No. You may rewind, pause, or stop the program to complete it at a later time. We encourage you to finish one section in one sitting. You will not be able to fast forward the presentation beyond the point that you have already completed.
What if I want to ask a speaker a question or have a substantive course question?
During a live webinar, you may ask questions in the Q&A interface. If you have any substantive questions about an on-demand course, you may email us at [email protected]. We will share your question with faculty and respond to you as quickly as possible.
Are there any course materials?
Substantive written course materials are part of every D.C. Bar CLE course. All materials are available in a PDF format. You may find these materials in the tab labeled “Course Materials.” Generally, all materials are available as fully searchable, printable PDF files.
If I have a technical problem with a live webinar, what do I do?
If you are having a problem viewing a live webinar, let us know in the Q&A interface, email us at [email protected], or please call us at 202-626-3488. We will work with you to resolve the technical issue.
What do I need to do to get MCLE credit for webinars and on-demand courses?
You must watch and listen to the presentation to find the codes we inserted at random points. The codes will appear on the bottom of the video screen. CLE staff will repeat the codes. Please write down the codes. Once the course concludes, you must take a quiz to identify the codes.
If you are taking a webinar, you will receive instructions via email on how to submit for a credit at the conclusion of the course.
If you are taking an on-demand course, you will receive an email notification once you have submitted your quiz and evaluation. The CLE staff will also receive a copy of this notification and will move forward in processing your CLE credit. If you do NOT receive this email notification, you MUST email [email protected] with the codes and the name of the course you took so that we may move forward in processing your CLE credit.
Do I need to print out my Certificate of Attendance?
Yes. When you have completed the course, taken the quiz, and submitted the evaluation, you will have access to your electronic Certificate of Attendance. Most states require you to keep the Certificate of Attendance for your records. Accordingly, we recommend you print the certificate, or retain it electronically.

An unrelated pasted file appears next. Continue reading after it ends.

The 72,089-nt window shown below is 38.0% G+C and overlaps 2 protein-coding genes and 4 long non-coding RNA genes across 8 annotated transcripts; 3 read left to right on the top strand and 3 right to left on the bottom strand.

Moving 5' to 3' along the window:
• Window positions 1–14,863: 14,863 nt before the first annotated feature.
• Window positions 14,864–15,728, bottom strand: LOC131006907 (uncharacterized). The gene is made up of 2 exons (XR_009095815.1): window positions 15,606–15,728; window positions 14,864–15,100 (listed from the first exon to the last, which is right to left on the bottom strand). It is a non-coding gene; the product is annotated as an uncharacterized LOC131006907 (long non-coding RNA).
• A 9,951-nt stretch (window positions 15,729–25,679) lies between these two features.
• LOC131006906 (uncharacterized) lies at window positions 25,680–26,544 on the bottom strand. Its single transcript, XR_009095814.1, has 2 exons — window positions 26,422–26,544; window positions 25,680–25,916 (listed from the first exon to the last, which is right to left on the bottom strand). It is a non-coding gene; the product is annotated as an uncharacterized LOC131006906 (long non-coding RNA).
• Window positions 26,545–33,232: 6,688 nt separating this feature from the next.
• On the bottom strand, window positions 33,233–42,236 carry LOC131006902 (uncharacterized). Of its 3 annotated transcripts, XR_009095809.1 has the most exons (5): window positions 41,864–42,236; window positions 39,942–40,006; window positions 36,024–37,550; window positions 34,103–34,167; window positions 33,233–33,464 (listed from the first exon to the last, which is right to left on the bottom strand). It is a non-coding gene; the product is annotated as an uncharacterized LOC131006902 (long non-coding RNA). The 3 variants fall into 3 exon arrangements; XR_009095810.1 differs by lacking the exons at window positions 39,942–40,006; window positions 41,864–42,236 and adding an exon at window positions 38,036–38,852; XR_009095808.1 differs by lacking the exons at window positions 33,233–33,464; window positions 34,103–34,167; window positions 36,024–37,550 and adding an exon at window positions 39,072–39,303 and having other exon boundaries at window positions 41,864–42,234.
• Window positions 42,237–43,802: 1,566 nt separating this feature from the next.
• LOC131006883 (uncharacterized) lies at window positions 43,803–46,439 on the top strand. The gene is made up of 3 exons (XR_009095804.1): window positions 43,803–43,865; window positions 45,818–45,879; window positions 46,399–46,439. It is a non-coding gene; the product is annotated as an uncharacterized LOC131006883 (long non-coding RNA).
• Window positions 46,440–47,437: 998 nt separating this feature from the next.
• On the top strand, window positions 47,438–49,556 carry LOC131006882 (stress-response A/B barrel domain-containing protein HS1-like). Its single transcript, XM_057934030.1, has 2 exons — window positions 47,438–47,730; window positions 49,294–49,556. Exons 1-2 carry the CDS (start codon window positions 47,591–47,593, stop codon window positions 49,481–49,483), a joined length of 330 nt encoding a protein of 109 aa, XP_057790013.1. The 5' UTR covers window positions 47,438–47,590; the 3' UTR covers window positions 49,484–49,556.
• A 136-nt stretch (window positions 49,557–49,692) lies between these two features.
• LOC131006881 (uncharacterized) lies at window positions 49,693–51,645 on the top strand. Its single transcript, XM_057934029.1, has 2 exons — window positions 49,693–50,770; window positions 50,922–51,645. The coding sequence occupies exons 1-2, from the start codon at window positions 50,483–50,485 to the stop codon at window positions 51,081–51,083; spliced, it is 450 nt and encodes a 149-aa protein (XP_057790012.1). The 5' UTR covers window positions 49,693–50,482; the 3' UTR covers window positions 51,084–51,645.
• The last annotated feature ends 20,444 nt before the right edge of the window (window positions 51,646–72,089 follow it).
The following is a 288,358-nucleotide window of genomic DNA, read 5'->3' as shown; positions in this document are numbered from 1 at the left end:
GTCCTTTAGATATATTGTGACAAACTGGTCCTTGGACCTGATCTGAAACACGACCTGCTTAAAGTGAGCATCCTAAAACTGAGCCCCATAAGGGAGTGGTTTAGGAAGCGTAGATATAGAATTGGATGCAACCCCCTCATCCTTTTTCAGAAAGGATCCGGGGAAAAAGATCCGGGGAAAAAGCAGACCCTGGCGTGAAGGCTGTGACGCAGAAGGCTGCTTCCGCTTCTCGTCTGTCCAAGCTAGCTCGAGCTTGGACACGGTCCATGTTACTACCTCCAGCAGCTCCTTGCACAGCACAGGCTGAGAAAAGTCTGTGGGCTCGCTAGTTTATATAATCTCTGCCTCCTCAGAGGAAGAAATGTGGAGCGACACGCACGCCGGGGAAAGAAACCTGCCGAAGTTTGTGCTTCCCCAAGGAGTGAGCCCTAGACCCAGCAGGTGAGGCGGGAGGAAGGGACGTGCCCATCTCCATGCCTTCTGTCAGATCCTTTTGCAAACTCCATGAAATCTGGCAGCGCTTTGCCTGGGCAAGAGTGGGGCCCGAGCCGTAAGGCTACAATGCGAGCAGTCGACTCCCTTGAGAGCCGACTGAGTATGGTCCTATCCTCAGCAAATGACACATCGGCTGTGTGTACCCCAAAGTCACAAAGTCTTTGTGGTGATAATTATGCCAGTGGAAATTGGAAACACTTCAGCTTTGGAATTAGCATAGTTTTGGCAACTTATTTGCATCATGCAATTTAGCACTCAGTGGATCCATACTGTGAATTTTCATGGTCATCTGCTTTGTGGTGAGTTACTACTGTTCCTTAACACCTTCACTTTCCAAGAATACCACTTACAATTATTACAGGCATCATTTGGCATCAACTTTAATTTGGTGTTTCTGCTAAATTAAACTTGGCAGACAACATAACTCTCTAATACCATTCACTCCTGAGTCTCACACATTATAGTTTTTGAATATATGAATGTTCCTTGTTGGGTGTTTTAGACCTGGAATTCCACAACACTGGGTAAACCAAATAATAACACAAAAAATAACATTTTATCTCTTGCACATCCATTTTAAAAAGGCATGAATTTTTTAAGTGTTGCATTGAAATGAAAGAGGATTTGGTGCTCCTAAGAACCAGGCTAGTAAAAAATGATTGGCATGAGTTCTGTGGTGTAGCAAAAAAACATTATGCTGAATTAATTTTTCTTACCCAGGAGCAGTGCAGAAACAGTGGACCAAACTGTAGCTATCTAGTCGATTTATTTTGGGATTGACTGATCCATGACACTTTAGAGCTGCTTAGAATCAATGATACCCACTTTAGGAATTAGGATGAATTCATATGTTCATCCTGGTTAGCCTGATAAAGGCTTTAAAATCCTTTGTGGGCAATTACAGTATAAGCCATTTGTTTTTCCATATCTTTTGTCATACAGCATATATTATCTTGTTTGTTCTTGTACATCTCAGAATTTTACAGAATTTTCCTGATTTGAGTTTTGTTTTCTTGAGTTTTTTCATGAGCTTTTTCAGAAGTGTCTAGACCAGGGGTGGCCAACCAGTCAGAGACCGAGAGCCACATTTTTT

Why do I need to fill out an evaluation?
The evaluations are short, and we find them incredibly valuable in helping us improve our service to you. Additionally, many accrediting bodies require providers to evaluate courses.
Are the course materials available for sale?
Electronic materials (in PDF files) are available for purchase for most courses. You may purchase these materials for $40 if you are a D.C. Bar member, and $50 if you are a non-member. You may purchase course materials by emailing us at [email protected] or calling us at 202-626-3488.
How do I contact the Continuing Legal Education (CLE) department?
You may email us at [email protected] and we will get back to you as quickly as possible. You may also call us at 202-626-3488 and we would be happy to speak with you. The D.C. Bar is located at 901 4th St NW, Washington, D.C. 20001.
COVID-19 Impact on D.C. Bar Services
COVID-19 impact on the delivery of the Certificate of Good Standing
Acting with an abundance of caution for the health and safety of our staff, Member Services has transitioned to remote availability only effective March 13, 2020. During this time, the D.C. Bar will only accept requests for electronic Certificates of Good Standing and have suspended production of all printed Certificate orders. Orders for the electronic delivery Certificate should still be placed online by logging into your member account.
Electronic delivery orders are automatically generated and sent in PDF format via email within minutes. The documents may also be downloaded for up to 30 days after the order is placed by logging into your D.C. Bar member account online.
If you require assistance logging into your account or have any questions, contact Member Services via email at [email protected] or call 202-626-3475.
We value your membership and thank you for your understanding.
D.C. Bar Communities
What are the Communities and how are they organized?
The Communities are the voluntary arm of the D.C. Bar. There are 21 Communities designed to provide member benefits and opportunities to grow your network while maintaining focus on practice-specific career development. They are led by the Communities Committee, which oversees the operation of the D.C. Bar Communities Program by facilitating Communities-wide programming and content, volunteer opportunities, and member engagement initiatives. Each Community (except the Law Student Community) is led by a five-member steering committee made up of elected members. These leaders work to develop and implement content programs, networking opportunities, and other events for their members.
What are the membership benefits as a Community member?
The Communities experience provides valuable benefits and opportunities to grow your network while maintaining focus on practice-specific career development.
There are two membership options: